Last reviewed 19 August 2016
The King’s Fund Chief Executive Chris Ham returned from an annual NHS Scotland Conference in Glasgow in June with many good words to say about the work done to achieve closer integration of health and social care services in Scotland and a firm belief that England could learn from its innovation and quality improvement. Christine Grey investigates.
He also observed in his blog that, as differences grow in how the four UK countries run their services, the “appetite” for learning from each other is diminishing. He said it was “a major missed opportunity” as knowledge sharing was being “crowded out by the competitive behaviours of governments of the four countries”.
The King’s Fund report, Four UK Health Systems: Learning from Each Other, published in 2013, suggested that Scotland had made more progress on integration in part due to its relative organisational stability over the past decade and the commitment of successive ministers and leaders in the NHS and local authorities (LAs). However, Audit Scotland and an Organisation for Economic Co-operation and Development (OECD) report still focused recently on how much more could be done to realise the benefits of integrated working, despite the extensive reform to Scotland’s arrangements brought by the Public Bodies (Joint Working) (Scotland) Act 2014.
Although the legislative framework for integration in England is less prescriptive and more fragmented than those now established in Scotland, there still seems to be a consensus to move towards the integration and personalisation of health and care services, not least because both countries face similar issues, such as severe financial pressures and an ageing population. It appears to be generally accepted that the integration of services is a way to use resources more efficiently, help move care out of hospitals, improve the individual’s experience and meet a growing demand for more co-ordinated long-term care.
The framework for delivering this in England is very different to Scotland’s, England having had divisions in responsibility, funding and accountability since 1948, with social care organised locally and health care nationally. Adult social care involves both public and private spending in England and, unlike in the NHS and unlike social care services in Scotland, local authority-provided adult social care in England is subject to means testing and charging.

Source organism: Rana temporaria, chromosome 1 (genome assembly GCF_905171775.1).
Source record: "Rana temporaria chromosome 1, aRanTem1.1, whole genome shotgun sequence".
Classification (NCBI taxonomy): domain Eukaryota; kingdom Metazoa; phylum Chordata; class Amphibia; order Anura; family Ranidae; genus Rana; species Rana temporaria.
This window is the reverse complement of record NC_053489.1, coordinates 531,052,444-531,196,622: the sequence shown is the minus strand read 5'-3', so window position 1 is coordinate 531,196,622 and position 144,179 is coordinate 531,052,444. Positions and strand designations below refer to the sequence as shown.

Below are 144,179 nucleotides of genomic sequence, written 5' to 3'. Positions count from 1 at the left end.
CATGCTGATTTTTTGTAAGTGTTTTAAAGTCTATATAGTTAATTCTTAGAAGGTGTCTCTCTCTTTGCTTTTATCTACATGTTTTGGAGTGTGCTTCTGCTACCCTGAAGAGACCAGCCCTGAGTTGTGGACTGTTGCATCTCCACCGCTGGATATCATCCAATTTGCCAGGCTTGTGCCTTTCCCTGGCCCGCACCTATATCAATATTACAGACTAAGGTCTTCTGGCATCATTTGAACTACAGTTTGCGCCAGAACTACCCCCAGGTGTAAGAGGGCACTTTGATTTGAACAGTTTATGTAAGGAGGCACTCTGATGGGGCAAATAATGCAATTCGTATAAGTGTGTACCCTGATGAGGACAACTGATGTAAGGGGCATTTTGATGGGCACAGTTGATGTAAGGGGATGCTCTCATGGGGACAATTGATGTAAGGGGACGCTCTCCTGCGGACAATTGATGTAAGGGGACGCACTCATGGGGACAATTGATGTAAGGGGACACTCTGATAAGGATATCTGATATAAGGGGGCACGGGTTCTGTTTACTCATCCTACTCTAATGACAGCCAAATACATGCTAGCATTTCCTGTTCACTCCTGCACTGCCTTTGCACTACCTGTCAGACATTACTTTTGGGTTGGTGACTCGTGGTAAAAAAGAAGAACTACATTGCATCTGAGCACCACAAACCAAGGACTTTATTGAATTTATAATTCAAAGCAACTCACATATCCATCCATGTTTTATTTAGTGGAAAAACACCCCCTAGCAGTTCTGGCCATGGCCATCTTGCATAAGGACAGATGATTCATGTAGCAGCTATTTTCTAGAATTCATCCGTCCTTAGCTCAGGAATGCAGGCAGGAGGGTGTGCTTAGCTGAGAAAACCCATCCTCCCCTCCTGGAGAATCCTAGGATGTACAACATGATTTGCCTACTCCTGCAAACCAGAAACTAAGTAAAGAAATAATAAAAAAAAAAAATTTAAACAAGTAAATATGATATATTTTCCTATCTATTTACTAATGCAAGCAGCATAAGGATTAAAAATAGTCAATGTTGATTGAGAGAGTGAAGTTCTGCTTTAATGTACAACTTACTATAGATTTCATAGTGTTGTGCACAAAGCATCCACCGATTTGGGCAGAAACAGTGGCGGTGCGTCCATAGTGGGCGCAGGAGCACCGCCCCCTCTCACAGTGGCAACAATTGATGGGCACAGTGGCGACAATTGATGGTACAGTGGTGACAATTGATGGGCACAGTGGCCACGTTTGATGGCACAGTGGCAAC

Market forces appearing in the NHS and means testing in social care are what sets England apart from the other UK countries and is arguably hindering greater integration. In 2014, the independent Barker Commission on the Future of Health and Social Care in England proposed a new settlement to end the divide between health and social care by moving to a single ring-fenced budget, a single commissioner of local services and an alignment of entitlements between health and social care. Since then, the King’s Fund has been pushing for something similar, probably based on reformed Health and Wellbeing Boards (HWBs), although they would need changes to their legal power, duties and expertise if they were to have a bigger role in commissioning, and become more like Scotland’s Integration Authorities (IAs).
Today’s system of accountability for the integration of health and social care in England rests primarily with LAs and the clinical commissioning groups (CCGs), which were established by the Health and Social Care Act 2012 to commission services and give a stronger leadership role to GPs. For greater independence, NHS England was created to oversee the health service rather than the health secretary, and the HWBs led by LAs were established to bring local partners together to promote integration and oversee commissioning through a local health and wellbeing strategy. The Care Act 2014 placed duties on various organisations including councils to promote integrated care.
The transfer of public health to local government and the establishment of the HWBs have given local councils and LAs more control in health. It is possible that these arrangements are enough to accommodate new developments in local models of care, with CCGs at the forefront of developing them.
To encourage bottom-up innovation and experimentation, a pioneer programme was established, with each pioneer site having adopted different and distinctive approaches to integrating local services. The Government’s Five Year Forward View vision of change for the NHS also gave scope for new approaches to be refined using 29 Vanguard sites.
The Better Care Fund (BCF) was set up as a single-pooled budget for health and social care services, and was boosted in 2014 by an extra £1.5 billion to a total of £5.3 billion a year to “help join up health and care services”. The fund is deployed by LAs and CCGs, which submit for approval, a jointly agreed plan setting out how they will use their allocation. The fund comes with requirements such as reducing emergency hospital admissions and delayed transfers of care, and better data sharing between health and care. Every part of England is required to have a plan for NHS and social care integration by 2017, to be implemented by 2020.
The quality frameworks are disjointed across English health and social care services, although collaborative work has been done to define what integrated and personalised care should look like. The Government set up the National Collaboration on Integrated Care and Support, with its first output being the new national policy framework, Integrated Care and Support: Our Shared Commitment 2013, supported by central and local government, regulators and national representative organisations from the NHS and social care. A narrative has been created by National Voices that underpins this policy framework and is aligned with the Making It Real “I” statements, developed by the Think Local Act Personal (TLAP) partnership.